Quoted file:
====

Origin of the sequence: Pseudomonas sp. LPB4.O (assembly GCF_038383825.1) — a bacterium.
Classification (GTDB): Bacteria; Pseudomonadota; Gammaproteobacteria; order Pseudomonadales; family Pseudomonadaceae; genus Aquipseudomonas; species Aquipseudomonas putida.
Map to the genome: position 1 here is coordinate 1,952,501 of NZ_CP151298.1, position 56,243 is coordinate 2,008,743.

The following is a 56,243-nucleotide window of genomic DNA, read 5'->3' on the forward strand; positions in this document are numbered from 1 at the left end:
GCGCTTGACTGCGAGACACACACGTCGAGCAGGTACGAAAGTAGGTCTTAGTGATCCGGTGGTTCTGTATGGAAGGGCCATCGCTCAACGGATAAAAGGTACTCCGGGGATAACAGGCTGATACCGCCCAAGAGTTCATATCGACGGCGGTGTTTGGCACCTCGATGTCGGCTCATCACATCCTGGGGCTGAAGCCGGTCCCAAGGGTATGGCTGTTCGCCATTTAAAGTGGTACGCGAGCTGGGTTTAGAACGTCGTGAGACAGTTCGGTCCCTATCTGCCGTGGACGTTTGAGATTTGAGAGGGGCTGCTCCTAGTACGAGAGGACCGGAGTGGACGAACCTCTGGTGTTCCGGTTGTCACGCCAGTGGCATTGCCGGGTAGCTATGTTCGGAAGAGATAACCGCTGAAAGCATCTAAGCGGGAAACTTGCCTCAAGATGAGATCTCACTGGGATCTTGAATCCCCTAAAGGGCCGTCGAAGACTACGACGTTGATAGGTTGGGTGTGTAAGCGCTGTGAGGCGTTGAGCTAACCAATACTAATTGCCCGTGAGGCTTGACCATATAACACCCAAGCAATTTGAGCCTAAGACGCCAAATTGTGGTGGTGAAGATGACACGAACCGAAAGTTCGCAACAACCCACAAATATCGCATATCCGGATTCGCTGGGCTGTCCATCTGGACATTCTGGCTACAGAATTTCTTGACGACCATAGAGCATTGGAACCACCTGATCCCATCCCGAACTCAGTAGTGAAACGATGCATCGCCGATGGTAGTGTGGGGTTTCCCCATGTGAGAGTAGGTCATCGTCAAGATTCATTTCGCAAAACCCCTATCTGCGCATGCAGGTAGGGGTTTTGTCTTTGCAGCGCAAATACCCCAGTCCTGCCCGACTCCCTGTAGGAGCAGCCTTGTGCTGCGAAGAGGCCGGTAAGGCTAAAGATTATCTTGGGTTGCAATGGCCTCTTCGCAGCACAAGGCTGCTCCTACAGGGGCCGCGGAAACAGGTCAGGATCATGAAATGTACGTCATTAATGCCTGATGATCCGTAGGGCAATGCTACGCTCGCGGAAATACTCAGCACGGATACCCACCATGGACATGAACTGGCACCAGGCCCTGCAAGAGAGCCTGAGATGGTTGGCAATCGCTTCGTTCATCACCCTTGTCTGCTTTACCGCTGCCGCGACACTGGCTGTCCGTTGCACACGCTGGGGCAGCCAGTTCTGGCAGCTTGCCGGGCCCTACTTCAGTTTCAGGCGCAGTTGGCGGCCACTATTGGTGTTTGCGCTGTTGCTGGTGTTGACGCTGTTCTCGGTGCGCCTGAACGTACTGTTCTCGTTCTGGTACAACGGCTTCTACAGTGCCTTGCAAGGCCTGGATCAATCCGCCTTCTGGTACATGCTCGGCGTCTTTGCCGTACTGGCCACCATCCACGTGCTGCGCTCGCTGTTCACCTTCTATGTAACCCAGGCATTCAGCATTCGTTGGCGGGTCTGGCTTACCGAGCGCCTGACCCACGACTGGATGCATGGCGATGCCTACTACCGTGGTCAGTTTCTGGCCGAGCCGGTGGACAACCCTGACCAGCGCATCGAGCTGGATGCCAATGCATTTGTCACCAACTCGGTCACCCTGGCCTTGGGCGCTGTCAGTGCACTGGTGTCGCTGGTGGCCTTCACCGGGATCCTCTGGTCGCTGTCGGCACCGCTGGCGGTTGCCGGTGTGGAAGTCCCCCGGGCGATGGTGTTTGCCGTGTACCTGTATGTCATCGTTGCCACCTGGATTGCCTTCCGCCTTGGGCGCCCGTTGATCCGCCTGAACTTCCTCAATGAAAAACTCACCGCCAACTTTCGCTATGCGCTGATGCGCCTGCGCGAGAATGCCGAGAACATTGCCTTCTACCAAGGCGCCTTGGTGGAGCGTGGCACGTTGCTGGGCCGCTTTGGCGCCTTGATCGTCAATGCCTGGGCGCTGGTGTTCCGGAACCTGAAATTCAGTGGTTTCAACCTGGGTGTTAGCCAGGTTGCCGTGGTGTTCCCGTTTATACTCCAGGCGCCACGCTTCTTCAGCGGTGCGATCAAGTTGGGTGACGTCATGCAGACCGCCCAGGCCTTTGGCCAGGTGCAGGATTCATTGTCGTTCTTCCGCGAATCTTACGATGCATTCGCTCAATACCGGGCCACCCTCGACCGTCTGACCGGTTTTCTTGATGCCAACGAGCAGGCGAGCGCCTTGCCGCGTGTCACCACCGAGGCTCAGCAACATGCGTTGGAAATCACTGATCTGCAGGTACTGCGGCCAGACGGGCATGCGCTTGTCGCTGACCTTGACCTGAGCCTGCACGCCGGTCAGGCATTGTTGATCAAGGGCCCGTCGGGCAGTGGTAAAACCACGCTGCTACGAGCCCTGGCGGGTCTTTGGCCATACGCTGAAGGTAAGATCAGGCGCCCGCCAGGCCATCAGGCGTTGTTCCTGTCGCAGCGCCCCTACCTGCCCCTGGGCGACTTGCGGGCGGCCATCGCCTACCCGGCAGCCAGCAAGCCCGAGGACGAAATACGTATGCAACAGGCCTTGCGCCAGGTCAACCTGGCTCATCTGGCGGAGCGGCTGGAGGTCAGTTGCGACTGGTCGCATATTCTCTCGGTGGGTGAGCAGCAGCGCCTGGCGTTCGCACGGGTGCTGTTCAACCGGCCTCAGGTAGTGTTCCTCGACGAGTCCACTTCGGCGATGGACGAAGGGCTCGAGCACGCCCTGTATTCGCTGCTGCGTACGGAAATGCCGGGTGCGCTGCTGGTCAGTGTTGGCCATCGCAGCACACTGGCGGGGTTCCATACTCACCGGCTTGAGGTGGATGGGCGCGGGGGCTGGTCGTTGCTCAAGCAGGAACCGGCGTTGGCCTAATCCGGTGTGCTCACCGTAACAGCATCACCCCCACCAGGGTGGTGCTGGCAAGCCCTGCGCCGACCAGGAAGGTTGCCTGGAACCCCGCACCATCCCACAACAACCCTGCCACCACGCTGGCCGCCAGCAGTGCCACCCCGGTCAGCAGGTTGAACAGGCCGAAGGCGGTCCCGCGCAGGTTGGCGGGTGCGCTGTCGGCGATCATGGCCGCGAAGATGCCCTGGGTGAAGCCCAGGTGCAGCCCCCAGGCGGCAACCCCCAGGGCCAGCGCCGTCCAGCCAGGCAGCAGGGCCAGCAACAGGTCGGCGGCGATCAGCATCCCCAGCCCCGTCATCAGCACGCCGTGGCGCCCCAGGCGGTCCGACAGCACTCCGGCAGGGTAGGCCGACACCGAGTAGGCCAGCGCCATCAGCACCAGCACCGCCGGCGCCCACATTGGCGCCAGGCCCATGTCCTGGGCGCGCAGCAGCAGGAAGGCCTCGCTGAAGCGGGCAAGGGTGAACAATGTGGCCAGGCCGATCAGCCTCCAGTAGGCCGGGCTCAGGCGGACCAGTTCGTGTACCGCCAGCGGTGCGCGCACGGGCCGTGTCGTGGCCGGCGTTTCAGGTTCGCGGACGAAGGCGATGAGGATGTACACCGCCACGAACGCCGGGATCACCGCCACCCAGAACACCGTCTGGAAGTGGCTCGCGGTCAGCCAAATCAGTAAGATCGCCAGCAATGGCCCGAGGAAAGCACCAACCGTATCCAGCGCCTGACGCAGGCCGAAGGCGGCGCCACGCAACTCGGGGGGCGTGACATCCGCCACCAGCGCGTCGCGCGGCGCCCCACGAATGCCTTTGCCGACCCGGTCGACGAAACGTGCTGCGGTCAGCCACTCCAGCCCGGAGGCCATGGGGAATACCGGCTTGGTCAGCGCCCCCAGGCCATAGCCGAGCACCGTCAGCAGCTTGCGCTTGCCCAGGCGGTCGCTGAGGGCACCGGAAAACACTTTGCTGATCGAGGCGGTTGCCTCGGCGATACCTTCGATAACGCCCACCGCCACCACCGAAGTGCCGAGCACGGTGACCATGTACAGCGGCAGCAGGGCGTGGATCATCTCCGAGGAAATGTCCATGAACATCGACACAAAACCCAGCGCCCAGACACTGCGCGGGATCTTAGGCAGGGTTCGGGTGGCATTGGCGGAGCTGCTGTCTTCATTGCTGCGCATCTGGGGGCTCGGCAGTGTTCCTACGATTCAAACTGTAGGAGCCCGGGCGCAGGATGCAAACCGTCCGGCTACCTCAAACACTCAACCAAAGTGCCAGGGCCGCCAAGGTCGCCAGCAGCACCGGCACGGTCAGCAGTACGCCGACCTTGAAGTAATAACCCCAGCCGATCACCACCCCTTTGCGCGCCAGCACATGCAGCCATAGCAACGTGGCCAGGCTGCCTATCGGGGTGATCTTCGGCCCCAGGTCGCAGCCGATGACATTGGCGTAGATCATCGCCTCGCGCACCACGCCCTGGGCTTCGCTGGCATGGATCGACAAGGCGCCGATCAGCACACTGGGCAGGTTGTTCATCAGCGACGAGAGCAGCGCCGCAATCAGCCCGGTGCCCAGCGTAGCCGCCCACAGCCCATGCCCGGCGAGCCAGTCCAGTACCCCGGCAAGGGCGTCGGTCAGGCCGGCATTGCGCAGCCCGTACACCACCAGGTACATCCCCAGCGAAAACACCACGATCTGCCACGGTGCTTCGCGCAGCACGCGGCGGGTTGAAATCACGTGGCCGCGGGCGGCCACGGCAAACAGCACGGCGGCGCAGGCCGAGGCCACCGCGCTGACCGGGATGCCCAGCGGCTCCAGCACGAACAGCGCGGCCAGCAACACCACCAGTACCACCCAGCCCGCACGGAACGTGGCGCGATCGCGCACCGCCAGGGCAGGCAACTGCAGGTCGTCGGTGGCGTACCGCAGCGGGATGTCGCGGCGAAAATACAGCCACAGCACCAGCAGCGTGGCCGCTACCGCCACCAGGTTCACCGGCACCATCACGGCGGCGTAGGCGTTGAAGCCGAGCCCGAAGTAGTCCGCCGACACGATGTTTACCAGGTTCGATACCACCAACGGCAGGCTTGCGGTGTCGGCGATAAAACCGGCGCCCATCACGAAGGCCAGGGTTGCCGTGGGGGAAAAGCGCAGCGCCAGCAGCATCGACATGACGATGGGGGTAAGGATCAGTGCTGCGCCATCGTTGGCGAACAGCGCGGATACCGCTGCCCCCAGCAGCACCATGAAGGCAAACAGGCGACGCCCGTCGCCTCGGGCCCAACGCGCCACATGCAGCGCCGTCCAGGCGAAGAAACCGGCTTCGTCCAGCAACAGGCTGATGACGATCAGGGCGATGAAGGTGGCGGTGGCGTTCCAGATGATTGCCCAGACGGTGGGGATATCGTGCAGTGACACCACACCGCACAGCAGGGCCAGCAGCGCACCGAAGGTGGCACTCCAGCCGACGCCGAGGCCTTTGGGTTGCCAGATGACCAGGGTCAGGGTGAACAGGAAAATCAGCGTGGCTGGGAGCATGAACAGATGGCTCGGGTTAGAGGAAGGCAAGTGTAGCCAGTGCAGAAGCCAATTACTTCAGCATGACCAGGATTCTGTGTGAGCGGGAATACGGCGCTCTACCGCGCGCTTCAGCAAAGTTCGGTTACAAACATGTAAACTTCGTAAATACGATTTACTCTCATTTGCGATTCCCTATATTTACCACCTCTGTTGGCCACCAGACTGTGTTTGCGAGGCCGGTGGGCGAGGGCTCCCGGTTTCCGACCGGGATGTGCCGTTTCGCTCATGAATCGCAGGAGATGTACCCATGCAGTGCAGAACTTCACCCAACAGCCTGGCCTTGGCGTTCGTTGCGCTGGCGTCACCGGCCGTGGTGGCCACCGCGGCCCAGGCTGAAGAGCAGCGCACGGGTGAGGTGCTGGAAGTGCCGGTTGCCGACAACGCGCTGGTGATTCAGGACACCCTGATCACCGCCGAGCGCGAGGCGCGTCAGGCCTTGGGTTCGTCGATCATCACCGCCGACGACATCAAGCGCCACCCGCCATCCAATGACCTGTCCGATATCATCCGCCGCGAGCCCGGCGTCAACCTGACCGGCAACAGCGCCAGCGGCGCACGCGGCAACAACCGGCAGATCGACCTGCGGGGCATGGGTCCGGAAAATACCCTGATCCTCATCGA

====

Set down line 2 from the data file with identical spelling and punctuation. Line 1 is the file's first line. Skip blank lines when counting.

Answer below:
Classification (GTDB): Bacteria; Pseudomonadota; Gammaproteobacteria; order Pseudomonadales; family Pseudomonadaceae; genus Aquipseudomonas; species Aquipseudomonas putida.